Grey Component Replacement Technique of replacing grey tones in the yellow, cyan and magenta films, made while Colour separating, with black ink. Abbreviated GCR. Also called achromatic Colour removal.
Grey Levels Number of distinct grey tones that can be reproduced by a computer.
Grey Scale Strip of grey values ranging from white to black. Used by process camera and scanner operators to calibrate exposure times for film and plates. Also called step wedge.
Grind Edge Alternate term for binding edge when referring to perfect bound products.
Grindoff Approximately 1/8 inch (3 mm) along the spine that is ground off gathered signatures before perfect binding.
Gripper A series of metal fingers that hold each sheet of paper as it passes through a printing press.
Gripper Edge Edge of a sheet held by grippers on a sheet fed press, thus going first through the press. Also called feeding edge and leading edge.
Grippers The metal fingers on a printing press that hold the paper as it passes through the press.
Groundwood Paper Newsprint and other inexpensive paper made from pulp created when wood chips are ground mechanically rather than refined chemically.
GSM The unit of measurement for paper weight (grams per square meter).
Gutter Referring to books, the inside margins between two facing pages, along the binding edges.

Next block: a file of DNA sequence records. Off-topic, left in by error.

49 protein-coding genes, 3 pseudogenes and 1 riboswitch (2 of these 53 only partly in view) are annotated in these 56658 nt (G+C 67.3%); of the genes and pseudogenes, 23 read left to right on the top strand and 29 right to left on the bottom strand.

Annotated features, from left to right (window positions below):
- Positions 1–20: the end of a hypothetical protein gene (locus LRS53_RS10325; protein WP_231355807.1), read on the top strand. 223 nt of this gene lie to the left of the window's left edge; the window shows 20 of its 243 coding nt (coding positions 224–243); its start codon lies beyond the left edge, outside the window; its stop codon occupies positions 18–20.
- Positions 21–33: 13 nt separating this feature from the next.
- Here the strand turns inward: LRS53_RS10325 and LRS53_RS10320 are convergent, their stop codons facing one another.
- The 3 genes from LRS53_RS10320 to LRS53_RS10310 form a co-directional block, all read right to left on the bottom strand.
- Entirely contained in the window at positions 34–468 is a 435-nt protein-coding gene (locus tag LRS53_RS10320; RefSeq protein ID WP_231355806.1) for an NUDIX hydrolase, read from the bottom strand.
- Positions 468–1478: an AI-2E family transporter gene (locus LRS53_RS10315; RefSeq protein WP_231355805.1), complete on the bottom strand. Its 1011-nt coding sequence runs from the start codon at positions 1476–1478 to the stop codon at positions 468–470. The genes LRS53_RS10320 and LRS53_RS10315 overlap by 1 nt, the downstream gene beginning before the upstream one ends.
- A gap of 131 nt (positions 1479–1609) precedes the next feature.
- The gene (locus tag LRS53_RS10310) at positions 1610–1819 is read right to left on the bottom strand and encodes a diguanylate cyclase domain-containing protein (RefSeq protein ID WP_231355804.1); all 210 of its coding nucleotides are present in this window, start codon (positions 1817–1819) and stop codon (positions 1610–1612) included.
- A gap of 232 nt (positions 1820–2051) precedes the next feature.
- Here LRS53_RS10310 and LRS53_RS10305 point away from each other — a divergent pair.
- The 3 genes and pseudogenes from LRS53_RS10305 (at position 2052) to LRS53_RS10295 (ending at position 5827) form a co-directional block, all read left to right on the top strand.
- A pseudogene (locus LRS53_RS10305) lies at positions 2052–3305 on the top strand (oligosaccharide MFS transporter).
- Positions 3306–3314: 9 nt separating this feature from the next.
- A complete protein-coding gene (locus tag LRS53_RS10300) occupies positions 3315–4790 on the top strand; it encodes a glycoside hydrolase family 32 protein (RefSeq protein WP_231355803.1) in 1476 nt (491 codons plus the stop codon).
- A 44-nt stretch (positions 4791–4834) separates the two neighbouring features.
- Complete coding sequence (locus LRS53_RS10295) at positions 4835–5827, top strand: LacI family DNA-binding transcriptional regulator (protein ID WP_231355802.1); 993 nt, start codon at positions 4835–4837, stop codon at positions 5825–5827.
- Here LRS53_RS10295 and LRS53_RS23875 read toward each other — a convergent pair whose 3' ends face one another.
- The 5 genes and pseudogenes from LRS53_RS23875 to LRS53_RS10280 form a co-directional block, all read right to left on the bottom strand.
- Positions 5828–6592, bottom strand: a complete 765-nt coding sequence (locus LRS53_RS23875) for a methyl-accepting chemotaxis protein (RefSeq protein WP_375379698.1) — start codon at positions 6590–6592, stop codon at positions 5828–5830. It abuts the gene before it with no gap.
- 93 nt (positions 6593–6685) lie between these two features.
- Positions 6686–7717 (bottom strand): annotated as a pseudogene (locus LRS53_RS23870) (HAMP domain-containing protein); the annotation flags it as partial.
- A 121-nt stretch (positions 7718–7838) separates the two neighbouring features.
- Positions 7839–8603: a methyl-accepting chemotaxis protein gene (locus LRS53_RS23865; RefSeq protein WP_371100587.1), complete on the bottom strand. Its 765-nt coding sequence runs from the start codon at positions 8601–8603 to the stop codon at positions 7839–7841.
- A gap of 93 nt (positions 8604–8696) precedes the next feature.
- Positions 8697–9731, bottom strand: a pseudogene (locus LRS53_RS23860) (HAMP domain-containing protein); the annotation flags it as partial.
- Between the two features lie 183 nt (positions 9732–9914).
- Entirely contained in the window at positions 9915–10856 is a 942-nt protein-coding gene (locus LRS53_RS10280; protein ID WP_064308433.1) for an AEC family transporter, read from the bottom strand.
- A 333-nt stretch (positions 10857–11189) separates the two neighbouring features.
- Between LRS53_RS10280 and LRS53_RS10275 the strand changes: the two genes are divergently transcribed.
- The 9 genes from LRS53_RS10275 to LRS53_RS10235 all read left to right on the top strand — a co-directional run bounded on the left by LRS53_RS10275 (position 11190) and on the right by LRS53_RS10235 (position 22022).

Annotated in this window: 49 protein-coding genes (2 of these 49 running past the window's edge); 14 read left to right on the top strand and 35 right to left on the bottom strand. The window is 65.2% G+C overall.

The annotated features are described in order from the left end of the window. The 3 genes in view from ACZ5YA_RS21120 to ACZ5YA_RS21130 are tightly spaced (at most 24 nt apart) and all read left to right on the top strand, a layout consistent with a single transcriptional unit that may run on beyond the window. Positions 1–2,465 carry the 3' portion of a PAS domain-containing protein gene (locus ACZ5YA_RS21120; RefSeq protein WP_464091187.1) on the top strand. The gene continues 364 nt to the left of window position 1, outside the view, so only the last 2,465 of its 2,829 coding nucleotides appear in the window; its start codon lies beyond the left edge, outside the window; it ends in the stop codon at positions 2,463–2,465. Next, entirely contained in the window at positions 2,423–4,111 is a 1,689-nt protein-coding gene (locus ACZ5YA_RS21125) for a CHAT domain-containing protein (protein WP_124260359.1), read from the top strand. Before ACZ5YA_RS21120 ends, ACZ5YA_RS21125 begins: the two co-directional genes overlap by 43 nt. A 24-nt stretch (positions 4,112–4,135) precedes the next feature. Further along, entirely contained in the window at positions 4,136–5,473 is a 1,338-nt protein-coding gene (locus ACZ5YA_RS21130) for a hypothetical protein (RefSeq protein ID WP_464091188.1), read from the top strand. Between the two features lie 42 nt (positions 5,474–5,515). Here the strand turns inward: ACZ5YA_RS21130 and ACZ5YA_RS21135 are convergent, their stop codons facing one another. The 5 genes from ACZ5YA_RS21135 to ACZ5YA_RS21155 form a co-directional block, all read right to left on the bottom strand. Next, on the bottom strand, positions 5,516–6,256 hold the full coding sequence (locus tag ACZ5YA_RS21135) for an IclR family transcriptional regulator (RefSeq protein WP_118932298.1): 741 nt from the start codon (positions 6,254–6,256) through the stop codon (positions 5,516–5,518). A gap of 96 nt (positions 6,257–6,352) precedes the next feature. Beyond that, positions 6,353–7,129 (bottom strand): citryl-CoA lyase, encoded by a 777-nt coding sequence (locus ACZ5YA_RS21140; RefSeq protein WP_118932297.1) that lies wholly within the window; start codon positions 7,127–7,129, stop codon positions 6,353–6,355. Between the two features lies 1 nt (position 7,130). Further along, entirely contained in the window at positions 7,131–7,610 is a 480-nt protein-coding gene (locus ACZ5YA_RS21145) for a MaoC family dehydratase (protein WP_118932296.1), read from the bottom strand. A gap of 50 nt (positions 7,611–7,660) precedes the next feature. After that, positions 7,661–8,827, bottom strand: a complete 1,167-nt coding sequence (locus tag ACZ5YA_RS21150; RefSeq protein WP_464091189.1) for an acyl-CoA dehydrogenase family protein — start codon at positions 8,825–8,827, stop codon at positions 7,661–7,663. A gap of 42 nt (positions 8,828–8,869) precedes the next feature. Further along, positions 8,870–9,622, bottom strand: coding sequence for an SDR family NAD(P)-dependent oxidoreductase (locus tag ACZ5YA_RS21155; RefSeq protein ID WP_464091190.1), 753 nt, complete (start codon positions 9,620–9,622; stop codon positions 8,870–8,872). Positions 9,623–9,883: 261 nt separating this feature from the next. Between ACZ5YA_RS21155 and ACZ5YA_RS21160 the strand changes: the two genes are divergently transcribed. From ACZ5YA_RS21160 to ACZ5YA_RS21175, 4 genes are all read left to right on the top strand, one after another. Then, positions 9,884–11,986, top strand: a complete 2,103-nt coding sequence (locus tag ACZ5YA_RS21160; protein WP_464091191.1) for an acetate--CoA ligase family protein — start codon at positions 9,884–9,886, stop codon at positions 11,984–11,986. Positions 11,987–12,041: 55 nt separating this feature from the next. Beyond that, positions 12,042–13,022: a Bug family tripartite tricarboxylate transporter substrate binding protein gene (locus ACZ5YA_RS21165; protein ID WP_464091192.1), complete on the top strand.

Hairline A very thin line or gap about the width of a hair.
Half-scale Black Black separation made to have dots only in the shadows and midtones, as compared to full-scale black and skeleton black.
Halftone (1) To photograph or scan a continuous tone image to convert the image into halftone dots. (2) A photograph or continuous-tone illustration that has been halftoned and appears on film, paper, printing plate or the final printed product.
Halftone screen A sheet of film or glass containing ruled right-angled lines, used to translate the full tone of a photo to the halftone dot image required for printing.
Halo Effect Faint shadow sometimes surrounding halftone dots printed. Also called halation. The halo itself is also called a fringe.
Hard copy The output of a computer printer, or typed text sent for typesetting.
Hard Dots Halftone dots with no halos or soft edges, as compared to soft dots.
Hard Mechanical Mechanical consisting of paper and/or acetate and made using paste-up techniques, as compared to electronic mechanical.
Head(er) At the top of a page, the margin.
Head-to-tail Imposition with heads (tops) of pages facing tails (bottoms) of other pages.
Heat-set Web Web press equipped with an oven to dry ink, thus able to print coated paper.
Hickey The effect that occurs when a speck of dust or debris (frequently dried ink) adheres to the printing plate and creates a spot or imperfection in the printing.
High-bulk paper A paper made thicker than its standard basis weight.
High-fidelity Colour Colour reproduced using six, eight or twelve separations, as compared to four-Colour process.
High-key Photo Photo whose most important details appear in the highlights.